Do you remember those elusive but awesome stretches, where it felt like the world was conspiring to help you get things done? You were focused, productive, creative…in the zone. That’s what psychologists call “Flow State”: a point in time where we’re completely absorbed in challenging-but-manageable work, and we’re getting stuff DONE. We engage our whole mind and become more creative as a result.
Getting Flow work done when you’re WFH w/ kids is especially tough. By day it’s hard to get uninterrupted blocks of time and in the evening you may be too zonked to inspire your mind to go ‘there.’ It’s easier to check off the simple tasks and feel good, especially when you’re time crunched, but it’s the big brainy work that’s career building.
Psychologists have cracked helpful ways to get into this state – where work stops feeling like work:
What To Do (Bites)
How to Flow: 3 Parts
i) Take a Break: Yes, the first step is to take a break, but importantly a clean break from what you were working on. A deliberate break will help clear any attention residue lingering from a previous task. So get up, walk away, change up your scenery and return.
ii) Silence the External: This is where you have to get really strict about interruptions. You have probably figured out when is the best stretch where you are undisturbed by others. Dedicate that time to Flow. It also means block out any potential distractions that tempt you and/or buzz/ding/play your favorite songs, including your phone, screens, etc. Seriously. No cheating.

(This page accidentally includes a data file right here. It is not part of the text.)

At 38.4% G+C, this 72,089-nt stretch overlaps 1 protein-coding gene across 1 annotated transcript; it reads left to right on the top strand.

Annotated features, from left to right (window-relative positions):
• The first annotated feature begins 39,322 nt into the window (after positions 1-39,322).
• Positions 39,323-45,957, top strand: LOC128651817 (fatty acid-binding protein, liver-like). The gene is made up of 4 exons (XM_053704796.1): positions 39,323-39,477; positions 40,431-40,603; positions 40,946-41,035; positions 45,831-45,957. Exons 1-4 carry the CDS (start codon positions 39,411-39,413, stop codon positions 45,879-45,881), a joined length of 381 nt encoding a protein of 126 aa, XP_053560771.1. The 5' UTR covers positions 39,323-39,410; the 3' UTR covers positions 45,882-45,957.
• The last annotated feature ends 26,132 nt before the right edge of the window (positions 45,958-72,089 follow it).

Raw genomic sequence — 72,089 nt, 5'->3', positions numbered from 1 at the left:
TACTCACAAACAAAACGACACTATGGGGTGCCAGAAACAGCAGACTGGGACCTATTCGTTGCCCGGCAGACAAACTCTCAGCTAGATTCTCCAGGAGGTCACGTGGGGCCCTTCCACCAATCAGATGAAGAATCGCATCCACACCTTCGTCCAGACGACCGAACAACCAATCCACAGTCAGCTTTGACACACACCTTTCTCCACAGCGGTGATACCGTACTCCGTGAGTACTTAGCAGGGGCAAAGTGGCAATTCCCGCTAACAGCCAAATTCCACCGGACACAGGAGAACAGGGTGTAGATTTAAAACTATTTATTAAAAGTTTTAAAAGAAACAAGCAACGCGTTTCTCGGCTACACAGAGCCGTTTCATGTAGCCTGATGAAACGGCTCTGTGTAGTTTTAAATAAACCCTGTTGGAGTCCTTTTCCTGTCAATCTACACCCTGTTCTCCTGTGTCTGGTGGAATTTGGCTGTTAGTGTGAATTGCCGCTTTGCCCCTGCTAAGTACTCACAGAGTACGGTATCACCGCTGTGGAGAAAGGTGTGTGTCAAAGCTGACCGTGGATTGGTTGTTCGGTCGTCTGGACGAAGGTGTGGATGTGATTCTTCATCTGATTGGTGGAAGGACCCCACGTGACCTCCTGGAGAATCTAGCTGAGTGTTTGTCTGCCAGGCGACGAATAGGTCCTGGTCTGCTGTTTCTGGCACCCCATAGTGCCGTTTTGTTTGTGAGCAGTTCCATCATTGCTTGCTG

iii) Add a Sensory Component – The right sounds and scents, for example, are found to help us relax and focus. Feed your senses without overwhelming them: some mellow background music, a scented candle, a cup of tea. You want to focus your attention, shift the mood, and quiet potential distractions.
Match talent to task
Flow is not advisable for stretch tasks, where the task requires a flexing of new skills and talents. Flow State is also tough to achieve when the task is so easy you could literally do it in your sleep. Find that balance of “I still have to think about it, but it’s not going to require a new certification or a month’s worth of reading.”
Loosen up on highly explicit goals
All that SMART (you know, Specific, Measurable, Achievable, Relevant, Time-bound) goal stuff can be helpful for project or performance management, but it’s counterproductive when it comes to achieving Flow State. Set a goal for the task, but make it flexible and open. Think: “let’s see how much of this I can get done in the next 60 minutes” not “I have to finish half in the next 60 minutes.” Getting specific and granular stifles a mind state that unlocks big thoughts, ideas, creativity in general.
Flow State is great for when you’re staring down a single, familiar task that would benefit from some creative thinking. Flow States are NOT good for time-crunched tasks: that’s when you want to aim for Clutch State.
To bring on Flow State, you want to be open to shifting goals as the task unfolds. Keep an “ideas journal” close to capture off-task thoughts. Flow theory teaches us that sometimes the right goals are the ones we uncover through the act of working on something. Go with it! See where shifts take you; it could be somewhere valuable and awesome (or somewhere weird…which also could be valuable and awesome).
Flow State is also helpful when you’re trying to slow other people’s minds. At bedtime, when you’re trying to power down the littles, try the tips above to set the stage for a story or for bath time. You can use lighting, music, change of scenery…whatever works to trigger a transition mindset.